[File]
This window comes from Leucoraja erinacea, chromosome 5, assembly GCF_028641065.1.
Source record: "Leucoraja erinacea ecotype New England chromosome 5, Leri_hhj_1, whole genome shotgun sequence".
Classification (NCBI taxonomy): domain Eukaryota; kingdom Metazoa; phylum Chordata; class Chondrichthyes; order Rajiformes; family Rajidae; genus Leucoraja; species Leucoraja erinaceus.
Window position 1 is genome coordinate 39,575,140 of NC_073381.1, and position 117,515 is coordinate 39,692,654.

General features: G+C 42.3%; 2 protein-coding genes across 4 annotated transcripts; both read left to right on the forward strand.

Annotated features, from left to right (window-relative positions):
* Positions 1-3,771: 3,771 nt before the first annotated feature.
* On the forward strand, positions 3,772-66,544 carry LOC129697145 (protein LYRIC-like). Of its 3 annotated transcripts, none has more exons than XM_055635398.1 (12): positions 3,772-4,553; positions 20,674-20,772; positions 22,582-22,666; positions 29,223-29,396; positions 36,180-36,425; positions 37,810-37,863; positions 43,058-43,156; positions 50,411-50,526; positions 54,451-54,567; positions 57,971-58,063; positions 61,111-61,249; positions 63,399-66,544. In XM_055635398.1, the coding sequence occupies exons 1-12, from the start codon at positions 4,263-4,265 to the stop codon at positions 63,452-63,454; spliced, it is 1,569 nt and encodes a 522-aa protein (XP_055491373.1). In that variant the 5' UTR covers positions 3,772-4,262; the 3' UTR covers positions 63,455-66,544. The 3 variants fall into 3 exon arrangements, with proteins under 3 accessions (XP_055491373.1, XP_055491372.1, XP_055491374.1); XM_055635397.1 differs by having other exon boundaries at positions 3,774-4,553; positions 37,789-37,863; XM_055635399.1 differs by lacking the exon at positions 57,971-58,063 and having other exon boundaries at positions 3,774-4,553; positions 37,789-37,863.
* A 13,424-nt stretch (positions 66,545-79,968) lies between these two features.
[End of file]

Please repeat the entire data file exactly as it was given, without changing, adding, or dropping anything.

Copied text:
This window comes from Leucoraja erinacea, chromosome 5, assembly GCF_028641065.1.
Source record: "Leucoraja erinacea ecotype New England chromosome 5, Leri_hhj_1, whole genome shotgun sequence".
Classification (NCBI taxonomy): domain Eukaryota; kingdom Metazoa; phylum Chordata; class Chondrichthyes; order Rajiformes; family Rajidae; genus Leucoraja; species Leucoraja erinaceus.
Window position 1 is genome coordinate 39,575,140 of NC_073381.1, and position 117,515 is coordinate 39,692,654.

General features: G+C 42.3%; 2 protein-coding genes across 4 annotated transcripts; both read left to right on the forward strand.

Annotated features, from left to right (window-relative positions):
* Positions 1-3,771: 3,771 nt before the first annotated feature.
* On the forward strand, positions 3,772-66,544 carry LOC129697145 (protein LYRIC-like). Of its 3 annotated transcripts, none has more exons than XM_055635398.1 (12): positions 3,772-4,553; positions 20,674-20,772; positions 22,582-22,666; positions 29,223-29,396; positions 36,180-36,425; positions 37,810-37,863; positions 43,058-43,156; positions 50,411-50,526; positions 54,451-54,567; positions 57,971-58,063; positions 61,111-61,249; positions 63,399-66,544. In XM_055635398.1, the coding sequence occupies exons 1-12, from the start codon at positions 4,263-4,265 to the stop codon at positions 63,452-63,454; spliced, it is 1,569 nt and encodes a 522-aa protein (XP_055491373.1). In that variant the 5' UTR covers positions 3,772-4,262; the 3' UTR covers positions 63,455-66,544. The 3 variants fall into 3 exon arrangements, with proteins under 3 accessions (XP_055491373.1, XP_055491372.1, XP_055491374.1); XM_055635397.1 differs by having other exon boundaries at positions 3,774-4,553; positions 37,789-37,863; XM_055635399.1 differs by lacking the exon at positions 57,971-58,063 and having other exon boundaries at positions 3,774-4,553; positions 37,789-37,863.
* A 13,424-nt stretch (positions 66,545-79,968) lies between these two features.